Gov. DeSantis hopes to open nursing home visitation for morale boost

Coronavirus. Sick grandma of corona virus looking through the window and wearing mask protection and recovery from the illness in home. Quarantine.
That plan could be weeks or months away.

With nursing homes in Florida shut to visitors over the past two months, Gov. Ron DeSantis hopes the state can soon let families reunite.

On March 14, the Governor banned all visitation at nursing homes and other long-term care facilities in an effort to limit COVID-19 infections among the at-risk population. DeSantis said that early action and others were necessary and successfully limited the number of cases and deaths in those facilities.

But after two months of restrictions, residents are eager to interact with their families and other residents. Allowing visitation could be a “psychological boost” to residents who haven’t seen family during the pandemic.

“We’ve now been two months where visitors have not been allowed at these facilities,” DeSantis said during a news conference at the Capitol, where he was joined by Florida Department of Health Secretary Scott Rivkees and Agency for Health Care Administration Secretary Mary Mayhew. “My view has been that I want to get to ‘yes’ on that. I just want to be able to know that we have procedures in place that if someone goes to visit their mother, that two weeks later we are not going to have 50 infections roil a nursing home or a long-term care facility.”

However, that plan could be weeks or months away, and the Governor said he doesn’t want to put a timetable on the plan or give false hope. The state will err on the side of caution to prevent an outbreak in those facilities.

Plans would likely require visitors to use personal protective equipment and could involve using 45-minute diagnostic tests to clear visitors to enter facilities.

However, access to those testing devices, mainly reserved for first responders and medical professionals, has been one factor already preventing the state from lifting the ban. Without enough tests for the nearly 700 nursing homes and more than 3,100 assisted living facilities, the state would have to unfairly choose which facilities get tests and therefore are allowed visitors.

As of Wednesday, more than 42% of the 1,827 COVID-19 deaths in Florida stemmed from cases contracted in long-term care facilities. Of the 776 deaths tied to the facilities, 376 of them involved facilities in Miami-Dade, Broward and Palm Beach counties. Twenty-five percent of the state’s 67 counties have facilities with at least 11 long-term care deaths.

DeSantis’ comments about visitation came as his administration moves to increase the numbers of nursing home residents and staff members being tested for COVID-19, the respiratory disease caused by the coronavirus. The disease is particularly dangerous to seniors and people with underlying medical conditions.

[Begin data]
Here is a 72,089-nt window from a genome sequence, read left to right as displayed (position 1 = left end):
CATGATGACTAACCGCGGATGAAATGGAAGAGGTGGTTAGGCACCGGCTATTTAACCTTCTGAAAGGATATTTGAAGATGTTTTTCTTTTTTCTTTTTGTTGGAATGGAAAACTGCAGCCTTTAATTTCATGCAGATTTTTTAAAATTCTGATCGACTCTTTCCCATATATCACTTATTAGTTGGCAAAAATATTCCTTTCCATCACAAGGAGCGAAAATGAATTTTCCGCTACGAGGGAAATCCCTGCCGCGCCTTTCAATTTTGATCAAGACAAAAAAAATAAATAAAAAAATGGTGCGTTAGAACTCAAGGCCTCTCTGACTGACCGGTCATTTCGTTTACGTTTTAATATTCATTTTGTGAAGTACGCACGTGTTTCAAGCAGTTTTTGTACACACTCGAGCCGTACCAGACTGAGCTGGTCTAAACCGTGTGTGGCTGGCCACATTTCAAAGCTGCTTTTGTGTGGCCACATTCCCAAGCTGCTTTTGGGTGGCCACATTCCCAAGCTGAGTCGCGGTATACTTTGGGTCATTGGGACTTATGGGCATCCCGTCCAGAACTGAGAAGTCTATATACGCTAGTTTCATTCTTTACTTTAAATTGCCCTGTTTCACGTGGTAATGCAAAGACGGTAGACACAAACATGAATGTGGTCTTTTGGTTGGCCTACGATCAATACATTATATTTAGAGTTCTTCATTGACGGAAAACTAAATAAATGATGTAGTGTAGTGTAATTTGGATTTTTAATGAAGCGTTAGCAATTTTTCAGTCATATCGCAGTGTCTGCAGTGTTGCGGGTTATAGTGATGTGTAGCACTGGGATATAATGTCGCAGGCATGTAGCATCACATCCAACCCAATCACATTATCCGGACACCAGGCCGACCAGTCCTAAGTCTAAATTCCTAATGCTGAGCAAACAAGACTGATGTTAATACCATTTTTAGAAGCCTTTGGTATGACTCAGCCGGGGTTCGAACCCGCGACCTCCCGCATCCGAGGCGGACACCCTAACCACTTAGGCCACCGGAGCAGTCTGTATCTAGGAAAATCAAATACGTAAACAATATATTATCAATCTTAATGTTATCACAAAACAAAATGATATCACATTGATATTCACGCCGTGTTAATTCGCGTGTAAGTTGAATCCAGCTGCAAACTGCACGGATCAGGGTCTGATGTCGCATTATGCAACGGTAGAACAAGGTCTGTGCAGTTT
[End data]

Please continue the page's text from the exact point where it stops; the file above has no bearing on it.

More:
The administration in recent days issued a pair of emergency rules that require all nursing homes and assisted living facilities to allow the Department of Health into the buildings to test staff members and residents. The rules require that all facilities make their staff available for testing. Testing for residents, though, remains optional. The Governor acknowledged at the news conference that some residents at DOH-targeted facilities have not consented to the testing.

Steve Bahmer, president and CEO of long-term care facility advocate group Leading Age Florida, raised the issue of allowing visitors this morning with the Governor.

“We’ve heard from members who are watching families be torn apart by their inability to connect with residents in assisted living or a nursing home environment,” Bahmer said. “Again, a necessary decision, but a very challenging one.”

Facilities have developed creative ways for residents to stay in touch with families and to maintain social interactions, including playing with technology, internal television networks and hallway and balcony bingo.

“If you can think of it, they’ve done it to try to make sure the residents are as mobile as they could be and that families were able to be in touch with them,” Bahmer said, “Because we are acutely aware of the profound effects of social isolation, especially with potential mental health results as well.”

As of Tuesday, 482 long-term care facilities have active COVID-19 cases with 1,604 positive residents and 1,840 positive staff members. As of Wednesday, 776 residents and staff have died of the disease.


The News Service of Florida contributed to this post.

Renzo Downey

Renzo Downey covers state government for Florida Politics. After graduating from Northwestern University in 2019, Renzo began his reporting career in the Lone Star State, covering state government for the Austin American-Statesman. Shoot Renzo an email at [email protected] and follow him on Twitter @RenzoDowney.

One comment

  • SisterinALF

    May 14, 2020 at 2:11 pm

    My sister is mentally ill and she lives in a Assist Living Facility(ALF) and I have to her off site every three-weeks for the injection so she stays stable, but the ALF cannot provide onsite nurse to do her injection. Now the ALF rule that every time I bring her back she has to be quarantine. It’s awful, it so bad for someone that is mentally.

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